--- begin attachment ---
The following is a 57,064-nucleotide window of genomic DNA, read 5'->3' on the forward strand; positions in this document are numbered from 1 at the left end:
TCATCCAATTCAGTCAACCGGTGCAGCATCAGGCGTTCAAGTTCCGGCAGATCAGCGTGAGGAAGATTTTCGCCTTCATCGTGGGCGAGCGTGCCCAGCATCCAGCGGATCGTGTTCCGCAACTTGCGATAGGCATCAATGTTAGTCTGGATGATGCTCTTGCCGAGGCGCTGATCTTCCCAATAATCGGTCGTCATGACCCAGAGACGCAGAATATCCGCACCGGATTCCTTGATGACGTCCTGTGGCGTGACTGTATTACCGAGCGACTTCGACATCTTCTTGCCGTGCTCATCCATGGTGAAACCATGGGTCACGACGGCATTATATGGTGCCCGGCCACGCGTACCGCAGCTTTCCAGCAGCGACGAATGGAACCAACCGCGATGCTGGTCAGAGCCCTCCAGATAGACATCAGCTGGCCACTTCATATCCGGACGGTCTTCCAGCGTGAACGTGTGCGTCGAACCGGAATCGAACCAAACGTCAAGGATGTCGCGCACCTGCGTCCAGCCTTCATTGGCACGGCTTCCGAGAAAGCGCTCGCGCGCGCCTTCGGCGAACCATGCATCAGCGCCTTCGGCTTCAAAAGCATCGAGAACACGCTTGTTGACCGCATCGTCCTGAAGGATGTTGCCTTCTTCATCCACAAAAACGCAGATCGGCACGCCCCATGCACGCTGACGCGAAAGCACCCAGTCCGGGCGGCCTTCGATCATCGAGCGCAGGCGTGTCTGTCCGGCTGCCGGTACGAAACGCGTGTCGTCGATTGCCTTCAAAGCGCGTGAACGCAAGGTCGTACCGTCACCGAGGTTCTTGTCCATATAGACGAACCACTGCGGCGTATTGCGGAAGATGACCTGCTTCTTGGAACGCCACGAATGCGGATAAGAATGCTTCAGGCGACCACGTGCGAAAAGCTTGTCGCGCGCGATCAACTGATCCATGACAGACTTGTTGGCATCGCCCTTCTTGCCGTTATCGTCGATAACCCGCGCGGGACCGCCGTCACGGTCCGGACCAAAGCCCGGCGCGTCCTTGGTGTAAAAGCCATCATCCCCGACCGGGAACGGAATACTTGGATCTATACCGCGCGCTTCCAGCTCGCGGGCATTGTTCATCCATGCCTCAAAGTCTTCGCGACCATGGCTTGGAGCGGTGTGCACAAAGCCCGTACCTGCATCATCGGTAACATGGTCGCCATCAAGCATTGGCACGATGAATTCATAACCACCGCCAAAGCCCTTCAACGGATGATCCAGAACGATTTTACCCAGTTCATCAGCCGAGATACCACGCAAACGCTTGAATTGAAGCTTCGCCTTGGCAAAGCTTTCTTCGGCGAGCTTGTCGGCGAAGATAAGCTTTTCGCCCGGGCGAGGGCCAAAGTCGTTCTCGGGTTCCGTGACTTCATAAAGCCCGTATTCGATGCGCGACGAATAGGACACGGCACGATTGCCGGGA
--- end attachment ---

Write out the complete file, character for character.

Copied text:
The following is a 57,064-nucleotide window of genomic DNA, read 5'->3' on the forward strand; positions in this document are numbered from 1 at the left end:
TCATCCAATTCAGTCAACCGGTGCAGCATCAGGCGTTCAAGTTCCGGCAGATCAGCGTGAGGAAGATTTTCGCCTTCATCGTGGGCGAGCGTGCCCAGCATCCAGCGGATCGTGTTCCGCAACTTGCGATAGGCATCAATGTTAGTCTGGATGATGCTCTTGCCGAGGCGCTGATCTTCCCAATAATCGGTCGTCATGACCCAGAGACGCAGAATATCCGCACCGGATTCCTTGATGACGTCCTGTGGCGTGACTGTATTACCGAGCGACTTCGACATCTTCTTGCCGTGCTCATCCATGGTGAAACCATGGGTCACGACGGCATTATATGGTGCCCGGCCACGCGTACCGCAGCTTTCCAGCAGCGACGAATGGAACCAACCGCGATGCTGGTCAGAGCCCTCCAGATAGACATCAGCTGGCCACTTCATATCCGGACGGTCTTCCAGCGTGAACGTGTGCGTCGAACCGGAATCGAACCAAACGTCAAGGATGTCGCGCACCTGCGTCCAGCCTTCATTGGCACGGCTTCCGAGAAAGCGCTCGCGCGCGCCTTCGGCGAACCATGCATCAGCGCCTTCGGCTTCAAAAGCATCGAGAACACGCTTGTTGACCGCATCGTCCTGAAGGATGTTGCCTTCTTCATCCACAAAAACGCAGATCGGCACGCCCCATGCACGCTGACGCGAAAGCACCCAGTCCGGGCGGCCTTCGATCATCGAGCGCAGGCGTGTCTGTCCGGCTGCCGGTACGAAACGCGTGTCGTCGATTGCCTTCAAAGCGCGTGAACGCAAGGTCGTACCGTCACCGAGGTTCTTGTCCATATAGACGAACCACTGCGGCGTATTGCGGAAGATGACCTGCTTCTTGGAACGCCACGAATGCGGATAAGAATGCTTCAGGCGACCACGTGCGAAAAGCTTGTCGCGCGCGATCAACTGATCCATGACAGACTTGTTGGCATCGCCCTTCTTGCCGTTATCGTCGATAACCCGCGCGGGACCGCCGTCACGGTCCGGACCAAAGCCCGGCGCGTCCTTGGTGTAAAAGCCATCATCCCCGACCGGGAACGGAATACTTGGATCTATACCGCGCGCTTCCAGCTCGCGGGCATTGTTCATCCATGCCTCAAAGTCTTCGCGACCATGGCTTGGAGCGGTGTGCACAAAGCCCGTACCTGCATCATCGGTAACATGGTCGCCATCAAGCATTGGCACGATGAATTCATAACCACCGCCAAAGCCCTTCAACGGATGATCCAGAACGATTTTACCCAGTTCATCAGCCGAGATACCACGCAAACGCTTGAATTGAAGCTTCGCCTTGGCAAAGCTTTCTTCGGCGAGCTTGTCGGCGAAGATAAGCTTTTCGCCCGGGCGAGGGCCAAAGTCGTTCTCGGGTTCCGTGACTTCATAAAGCCCGTATTCGATGCGCGACGAATAGGACACGGCACGATTGCCGGGA